The government has published a new bill that aims to increase IT security by targeting a key weak point in cyber architecture – home smart devices.
Among the key elements of the are a ban on easily guessed default passwords, the creation of a public point of contact for security researchers to highlight flaws in systems, and a requirement that customers must be advised when they purchase a product when it will get important security updates and patches.
In the latter case, if there will be no update the buyer of the product must be informed of this.
The aim of the new bill is to make it harder for cyber criminals to hack into systems via domestic devices. As the , past cases have included hackers using an internet-connected fish tank to steal data from a casino in the US, while the misuse of a hacked home wi-fi router to download illegal child abuse images led to an innocent couple being accused of the crime.
All this will now be overseen by a regulator, with stiff fines being levied for breaches of the new law once it comes into force. This could see companies being fined up to £10 million of four per cent of their global turnover, with additional fines of up to £20,000 a day for unresolved breaches. This applies both to makers and sellers of such items.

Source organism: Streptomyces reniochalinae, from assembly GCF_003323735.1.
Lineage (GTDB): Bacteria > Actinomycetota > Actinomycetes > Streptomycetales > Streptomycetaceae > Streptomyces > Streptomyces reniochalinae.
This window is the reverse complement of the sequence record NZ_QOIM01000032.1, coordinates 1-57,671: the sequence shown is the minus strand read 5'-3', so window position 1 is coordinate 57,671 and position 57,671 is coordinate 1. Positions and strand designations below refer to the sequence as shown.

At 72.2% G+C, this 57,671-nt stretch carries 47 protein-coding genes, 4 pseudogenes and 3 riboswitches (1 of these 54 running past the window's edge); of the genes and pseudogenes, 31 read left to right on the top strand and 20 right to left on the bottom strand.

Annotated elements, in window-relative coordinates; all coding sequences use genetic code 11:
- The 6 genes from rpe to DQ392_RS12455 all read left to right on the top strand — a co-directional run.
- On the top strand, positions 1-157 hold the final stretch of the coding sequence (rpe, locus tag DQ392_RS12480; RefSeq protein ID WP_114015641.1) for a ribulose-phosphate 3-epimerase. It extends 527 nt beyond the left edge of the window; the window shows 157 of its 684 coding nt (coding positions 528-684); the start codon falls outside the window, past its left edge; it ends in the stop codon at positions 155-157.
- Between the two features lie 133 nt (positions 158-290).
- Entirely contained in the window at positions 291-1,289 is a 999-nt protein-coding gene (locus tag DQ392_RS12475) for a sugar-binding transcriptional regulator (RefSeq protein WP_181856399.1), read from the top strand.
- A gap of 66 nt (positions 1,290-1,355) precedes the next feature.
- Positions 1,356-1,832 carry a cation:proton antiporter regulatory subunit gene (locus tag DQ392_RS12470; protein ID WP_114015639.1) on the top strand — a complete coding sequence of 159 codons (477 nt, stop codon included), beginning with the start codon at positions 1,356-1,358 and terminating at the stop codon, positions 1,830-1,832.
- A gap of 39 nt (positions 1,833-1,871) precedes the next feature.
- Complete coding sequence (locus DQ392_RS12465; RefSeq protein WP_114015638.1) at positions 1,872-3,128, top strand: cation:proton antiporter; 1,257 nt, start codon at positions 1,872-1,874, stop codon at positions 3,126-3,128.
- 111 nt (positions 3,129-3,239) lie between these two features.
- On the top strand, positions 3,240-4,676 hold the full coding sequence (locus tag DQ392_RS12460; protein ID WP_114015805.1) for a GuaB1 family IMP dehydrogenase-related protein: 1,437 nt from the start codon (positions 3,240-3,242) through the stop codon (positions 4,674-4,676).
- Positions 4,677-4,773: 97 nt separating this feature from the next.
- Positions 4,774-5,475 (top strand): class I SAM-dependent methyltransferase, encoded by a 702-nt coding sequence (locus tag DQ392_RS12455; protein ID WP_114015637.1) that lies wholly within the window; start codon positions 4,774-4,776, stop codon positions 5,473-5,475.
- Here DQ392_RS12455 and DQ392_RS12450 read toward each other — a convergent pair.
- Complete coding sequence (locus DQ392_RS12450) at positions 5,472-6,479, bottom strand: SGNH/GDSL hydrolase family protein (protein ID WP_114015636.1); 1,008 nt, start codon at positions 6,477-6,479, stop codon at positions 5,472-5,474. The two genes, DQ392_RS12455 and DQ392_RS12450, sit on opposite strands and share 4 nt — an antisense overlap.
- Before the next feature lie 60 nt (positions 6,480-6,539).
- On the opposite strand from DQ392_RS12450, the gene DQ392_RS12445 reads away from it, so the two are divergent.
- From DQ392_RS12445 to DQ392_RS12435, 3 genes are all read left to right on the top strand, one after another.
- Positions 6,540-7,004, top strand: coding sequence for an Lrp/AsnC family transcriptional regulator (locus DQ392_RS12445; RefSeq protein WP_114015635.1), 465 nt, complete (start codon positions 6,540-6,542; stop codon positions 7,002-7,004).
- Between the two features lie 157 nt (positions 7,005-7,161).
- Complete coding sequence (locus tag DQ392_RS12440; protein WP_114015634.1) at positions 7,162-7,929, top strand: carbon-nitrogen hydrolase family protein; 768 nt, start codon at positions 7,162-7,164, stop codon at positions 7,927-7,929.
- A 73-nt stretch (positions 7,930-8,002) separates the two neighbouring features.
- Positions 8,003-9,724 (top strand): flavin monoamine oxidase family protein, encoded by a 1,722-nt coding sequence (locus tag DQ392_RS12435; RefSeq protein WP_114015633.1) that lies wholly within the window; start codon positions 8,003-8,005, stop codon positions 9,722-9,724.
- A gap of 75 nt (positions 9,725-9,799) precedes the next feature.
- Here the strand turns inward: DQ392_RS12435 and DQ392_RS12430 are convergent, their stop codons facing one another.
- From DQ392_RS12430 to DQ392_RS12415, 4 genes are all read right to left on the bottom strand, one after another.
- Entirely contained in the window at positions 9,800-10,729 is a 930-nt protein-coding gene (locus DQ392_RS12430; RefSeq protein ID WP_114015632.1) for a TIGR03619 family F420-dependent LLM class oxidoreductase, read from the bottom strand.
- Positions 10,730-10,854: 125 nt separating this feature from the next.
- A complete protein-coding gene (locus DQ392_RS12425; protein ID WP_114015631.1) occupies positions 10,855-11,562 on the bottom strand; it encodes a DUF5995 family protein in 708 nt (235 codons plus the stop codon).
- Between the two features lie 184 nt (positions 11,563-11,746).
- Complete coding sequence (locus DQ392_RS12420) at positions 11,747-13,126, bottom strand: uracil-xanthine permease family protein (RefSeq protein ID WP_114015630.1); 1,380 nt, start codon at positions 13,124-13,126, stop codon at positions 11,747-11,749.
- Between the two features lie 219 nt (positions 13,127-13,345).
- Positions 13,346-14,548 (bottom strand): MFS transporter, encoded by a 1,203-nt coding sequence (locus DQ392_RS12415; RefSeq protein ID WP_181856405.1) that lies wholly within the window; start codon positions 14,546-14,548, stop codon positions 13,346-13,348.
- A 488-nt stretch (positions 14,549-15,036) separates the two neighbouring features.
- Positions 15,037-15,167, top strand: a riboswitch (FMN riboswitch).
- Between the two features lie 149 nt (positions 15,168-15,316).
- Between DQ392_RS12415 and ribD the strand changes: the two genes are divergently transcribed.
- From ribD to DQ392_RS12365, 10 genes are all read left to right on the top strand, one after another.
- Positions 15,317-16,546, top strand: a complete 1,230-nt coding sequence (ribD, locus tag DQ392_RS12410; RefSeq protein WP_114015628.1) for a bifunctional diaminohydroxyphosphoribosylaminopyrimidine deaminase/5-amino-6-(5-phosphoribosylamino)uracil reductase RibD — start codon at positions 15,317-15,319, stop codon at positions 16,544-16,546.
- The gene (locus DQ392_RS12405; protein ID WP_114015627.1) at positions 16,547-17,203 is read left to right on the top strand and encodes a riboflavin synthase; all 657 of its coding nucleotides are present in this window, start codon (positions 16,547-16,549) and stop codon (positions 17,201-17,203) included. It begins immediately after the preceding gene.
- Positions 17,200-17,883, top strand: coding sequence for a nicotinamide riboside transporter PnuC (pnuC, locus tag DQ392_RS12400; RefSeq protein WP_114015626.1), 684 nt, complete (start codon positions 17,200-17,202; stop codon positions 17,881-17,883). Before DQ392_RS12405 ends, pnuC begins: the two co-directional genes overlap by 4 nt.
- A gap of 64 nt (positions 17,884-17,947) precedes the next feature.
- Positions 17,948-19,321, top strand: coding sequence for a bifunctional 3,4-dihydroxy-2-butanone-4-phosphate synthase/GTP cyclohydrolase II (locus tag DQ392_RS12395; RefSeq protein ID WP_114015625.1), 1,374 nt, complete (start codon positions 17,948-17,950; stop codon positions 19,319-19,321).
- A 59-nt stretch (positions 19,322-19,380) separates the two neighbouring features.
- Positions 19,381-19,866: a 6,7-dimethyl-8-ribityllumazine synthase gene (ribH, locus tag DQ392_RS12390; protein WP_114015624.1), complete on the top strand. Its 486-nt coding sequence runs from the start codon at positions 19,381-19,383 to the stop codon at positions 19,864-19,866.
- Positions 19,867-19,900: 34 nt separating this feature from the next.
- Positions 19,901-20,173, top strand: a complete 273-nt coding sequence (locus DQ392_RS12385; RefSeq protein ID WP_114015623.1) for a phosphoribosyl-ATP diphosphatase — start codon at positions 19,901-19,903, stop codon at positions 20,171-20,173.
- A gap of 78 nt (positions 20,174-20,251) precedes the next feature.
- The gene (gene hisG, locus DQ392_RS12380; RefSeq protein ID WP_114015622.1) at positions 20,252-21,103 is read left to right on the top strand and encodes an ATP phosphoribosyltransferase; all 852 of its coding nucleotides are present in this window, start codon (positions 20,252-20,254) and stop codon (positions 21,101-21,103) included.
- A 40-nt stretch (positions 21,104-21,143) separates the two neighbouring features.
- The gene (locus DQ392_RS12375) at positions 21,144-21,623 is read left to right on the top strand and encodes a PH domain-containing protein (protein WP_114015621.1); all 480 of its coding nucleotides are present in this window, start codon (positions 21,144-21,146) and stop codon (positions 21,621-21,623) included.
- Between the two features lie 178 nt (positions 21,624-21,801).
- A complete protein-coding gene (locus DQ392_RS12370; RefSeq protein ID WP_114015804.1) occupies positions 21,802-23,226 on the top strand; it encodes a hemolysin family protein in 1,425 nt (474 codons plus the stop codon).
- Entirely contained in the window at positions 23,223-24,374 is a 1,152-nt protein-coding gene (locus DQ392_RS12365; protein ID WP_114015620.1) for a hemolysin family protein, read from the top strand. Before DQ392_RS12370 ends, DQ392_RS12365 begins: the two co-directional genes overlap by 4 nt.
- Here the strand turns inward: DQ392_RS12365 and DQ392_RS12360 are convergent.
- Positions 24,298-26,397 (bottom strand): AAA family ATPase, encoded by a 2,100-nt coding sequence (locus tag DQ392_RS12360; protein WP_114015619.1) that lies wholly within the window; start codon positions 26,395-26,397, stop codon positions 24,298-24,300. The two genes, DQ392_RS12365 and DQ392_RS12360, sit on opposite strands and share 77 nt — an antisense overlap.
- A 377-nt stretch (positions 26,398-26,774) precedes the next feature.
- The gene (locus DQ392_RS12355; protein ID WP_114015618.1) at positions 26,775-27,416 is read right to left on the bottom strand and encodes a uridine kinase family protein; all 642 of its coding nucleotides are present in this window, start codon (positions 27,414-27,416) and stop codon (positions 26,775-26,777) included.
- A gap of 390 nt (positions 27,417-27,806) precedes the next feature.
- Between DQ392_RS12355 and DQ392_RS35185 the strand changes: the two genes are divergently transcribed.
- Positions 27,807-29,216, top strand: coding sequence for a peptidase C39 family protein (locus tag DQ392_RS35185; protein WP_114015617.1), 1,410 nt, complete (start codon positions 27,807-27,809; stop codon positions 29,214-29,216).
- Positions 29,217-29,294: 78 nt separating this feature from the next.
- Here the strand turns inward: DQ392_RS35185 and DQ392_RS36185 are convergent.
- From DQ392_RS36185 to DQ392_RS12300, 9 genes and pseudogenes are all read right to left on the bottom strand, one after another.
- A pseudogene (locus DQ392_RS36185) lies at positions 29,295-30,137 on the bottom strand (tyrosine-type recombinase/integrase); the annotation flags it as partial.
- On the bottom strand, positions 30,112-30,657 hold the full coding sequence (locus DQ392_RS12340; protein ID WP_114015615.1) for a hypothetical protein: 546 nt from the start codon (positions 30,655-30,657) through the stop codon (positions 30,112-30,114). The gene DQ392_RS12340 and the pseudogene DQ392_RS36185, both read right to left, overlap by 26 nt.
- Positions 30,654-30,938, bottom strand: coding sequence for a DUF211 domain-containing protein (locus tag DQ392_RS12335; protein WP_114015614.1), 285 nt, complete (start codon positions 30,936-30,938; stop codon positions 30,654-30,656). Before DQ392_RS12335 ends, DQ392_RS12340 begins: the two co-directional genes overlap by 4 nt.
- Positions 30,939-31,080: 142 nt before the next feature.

The new rules will apply to everything from smartphones to wi-fi routers, games, security cameras and ‘internet of things’ devices, noting that all of these are potentially vulnerable to being used in cyber attacks.
Many people needing IT support in Doncaster will have found to their cost that their security infrastructure has been compromised because failings in other devices such as smartphones have given hackers a way in to other systems, bypassing their main IT infrastructure and security.
The fact sheet on the bill notes that the new bill is being drawn up after consultation with the telecoms sector, landlords and the public, amid a widespread acceptance that this area of security needs to improve.
It went on to note: “Forecasts suggest that there could be up to 50 billion connectable products worldwide by 2030, and on average there are nine in each UK household.”
All this could make many people and wider IT systems vulnerable, as the sheet noted that at present, “the adoption of cyber security requirements within these products is poor”. It added that “while only one in five manufacturers embed basic security requirements in consumer connectable products, consumers overwhelmingly assume these products are secure”.
That remained the case across different sectors, although there was some variance; phishing accounts for 76 per cent of attacks in the finance and healthcare sector, rising to 93 per cent for real estate.